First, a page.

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Basically, I think people are going overboard with regard to standardization.
There are only two good reasons to standardize: so that people on different
machines can run the same code (as fast as reasonably possible on a given
architecture), and so that you don't waste space with 100 functions or programs
that all do the same thing. I think that the first is the only thing we really
have to worry about; the more complicated the thing, the fewer people are going
to invent their own way of doing it. If the number of object systems does get
to be a problem, THEN we should sit down and standardize on one, NOT BEFORE
[there will probably only be about two or three major systems in use].
Hey, why don't we standardize on silicon as the material that CL machines
should be made with? It's certainly used a lot...
On the flip side, a REAL programming system makes it easy for you to do REAL
THINGS. One such thing is writing your own object system if you need to,
rather than trying to force your neat abstraction into some inappropriate
scheme. There's always the chance that a programmer will do something silly,
but all you can do is give him the best tools and examples you can and hope he
learns. An object kernel (such as mine) satisfies reason 1 for standardization
(machine compatibility) without prematurely standardizing.
Of course, there can (and should be) a "standard Flavors" that programs can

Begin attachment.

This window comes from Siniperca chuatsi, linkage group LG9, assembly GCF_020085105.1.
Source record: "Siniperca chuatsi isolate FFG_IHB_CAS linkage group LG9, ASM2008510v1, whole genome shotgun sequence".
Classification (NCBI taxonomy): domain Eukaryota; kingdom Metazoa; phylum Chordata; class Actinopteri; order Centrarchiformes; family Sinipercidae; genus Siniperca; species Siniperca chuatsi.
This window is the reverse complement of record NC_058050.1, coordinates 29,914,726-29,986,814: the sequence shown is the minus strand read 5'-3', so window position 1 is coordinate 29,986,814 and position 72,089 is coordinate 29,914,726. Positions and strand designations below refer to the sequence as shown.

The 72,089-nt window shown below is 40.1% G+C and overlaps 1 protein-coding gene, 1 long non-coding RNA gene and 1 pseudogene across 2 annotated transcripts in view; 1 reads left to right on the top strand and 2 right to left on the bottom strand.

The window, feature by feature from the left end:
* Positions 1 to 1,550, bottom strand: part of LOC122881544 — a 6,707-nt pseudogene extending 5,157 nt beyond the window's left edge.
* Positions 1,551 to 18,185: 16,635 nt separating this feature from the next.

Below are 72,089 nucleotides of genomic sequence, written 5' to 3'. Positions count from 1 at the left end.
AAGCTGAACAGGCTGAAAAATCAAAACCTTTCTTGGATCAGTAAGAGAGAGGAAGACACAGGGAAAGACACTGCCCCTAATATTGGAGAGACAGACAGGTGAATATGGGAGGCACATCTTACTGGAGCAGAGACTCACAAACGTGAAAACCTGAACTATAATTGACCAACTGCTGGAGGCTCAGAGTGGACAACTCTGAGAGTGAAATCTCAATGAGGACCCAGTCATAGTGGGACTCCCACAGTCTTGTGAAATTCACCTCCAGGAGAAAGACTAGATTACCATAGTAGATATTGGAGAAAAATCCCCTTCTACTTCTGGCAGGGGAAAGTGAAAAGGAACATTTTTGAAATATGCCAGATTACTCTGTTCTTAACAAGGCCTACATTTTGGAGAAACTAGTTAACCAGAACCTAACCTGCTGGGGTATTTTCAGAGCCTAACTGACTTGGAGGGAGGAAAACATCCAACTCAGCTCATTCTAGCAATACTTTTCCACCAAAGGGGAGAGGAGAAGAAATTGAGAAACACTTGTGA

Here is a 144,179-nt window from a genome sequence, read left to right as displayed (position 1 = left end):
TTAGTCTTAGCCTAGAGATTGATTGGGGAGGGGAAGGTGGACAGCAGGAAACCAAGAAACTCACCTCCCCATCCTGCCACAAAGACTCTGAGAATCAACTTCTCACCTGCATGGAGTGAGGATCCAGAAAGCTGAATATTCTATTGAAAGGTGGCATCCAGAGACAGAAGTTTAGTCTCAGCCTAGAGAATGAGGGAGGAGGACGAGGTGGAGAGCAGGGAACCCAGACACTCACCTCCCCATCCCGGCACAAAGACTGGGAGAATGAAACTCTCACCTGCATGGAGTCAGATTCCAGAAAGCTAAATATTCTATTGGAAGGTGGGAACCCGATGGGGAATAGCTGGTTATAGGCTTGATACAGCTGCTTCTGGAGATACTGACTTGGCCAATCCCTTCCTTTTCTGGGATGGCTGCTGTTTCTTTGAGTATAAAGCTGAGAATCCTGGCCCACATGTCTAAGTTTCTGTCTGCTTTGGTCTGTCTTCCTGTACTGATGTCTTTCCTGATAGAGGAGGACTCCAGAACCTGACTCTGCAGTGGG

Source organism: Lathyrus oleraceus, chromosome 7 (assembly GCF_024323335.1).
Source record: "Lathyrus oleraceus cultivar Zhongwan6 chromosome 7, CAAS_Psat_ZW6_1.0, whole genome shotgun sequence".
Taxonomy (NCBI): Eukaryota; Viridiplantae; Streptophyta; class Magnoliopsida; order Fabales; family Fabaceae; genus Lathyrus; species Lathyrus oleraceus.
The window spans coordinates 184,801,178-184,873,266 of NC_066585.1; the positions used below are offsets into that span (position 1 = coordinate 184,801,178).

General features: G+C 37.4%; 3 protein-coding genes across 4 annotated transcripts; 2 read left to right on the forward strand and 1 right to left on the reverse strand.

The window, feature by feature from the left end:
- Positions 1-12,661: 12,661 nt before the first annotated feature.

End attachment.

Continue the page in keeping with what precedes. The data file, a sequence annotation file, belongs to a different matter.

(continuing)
use, so that if an implementation has the hooks (and, for worst case, I believe
the hooks can be implemented entirely in CL), then you just see that Flavors is
loaded (which sees that the hooks are?), and your program works fine.
De facto standards are different from standards frozen into the language; at
best, losing standards are ignored - at worst, they are used. I partially feel
that programs written with losing tools probably deserve to lose, although if
nothing better is available, I suppose the authors have no choice. I intend to
give them a choice.
What I've put into the kernel is all the basic stuff that I think a GOOD object
system will have in common with Flavors. The difference is mainly in how types
are "mixed" - I have no idea what the "correct" way of doing this is, but I'd
sure like to see it. Again, my current proposal for the kernel is in
Maybe this should start being considered as a proposal for a standard.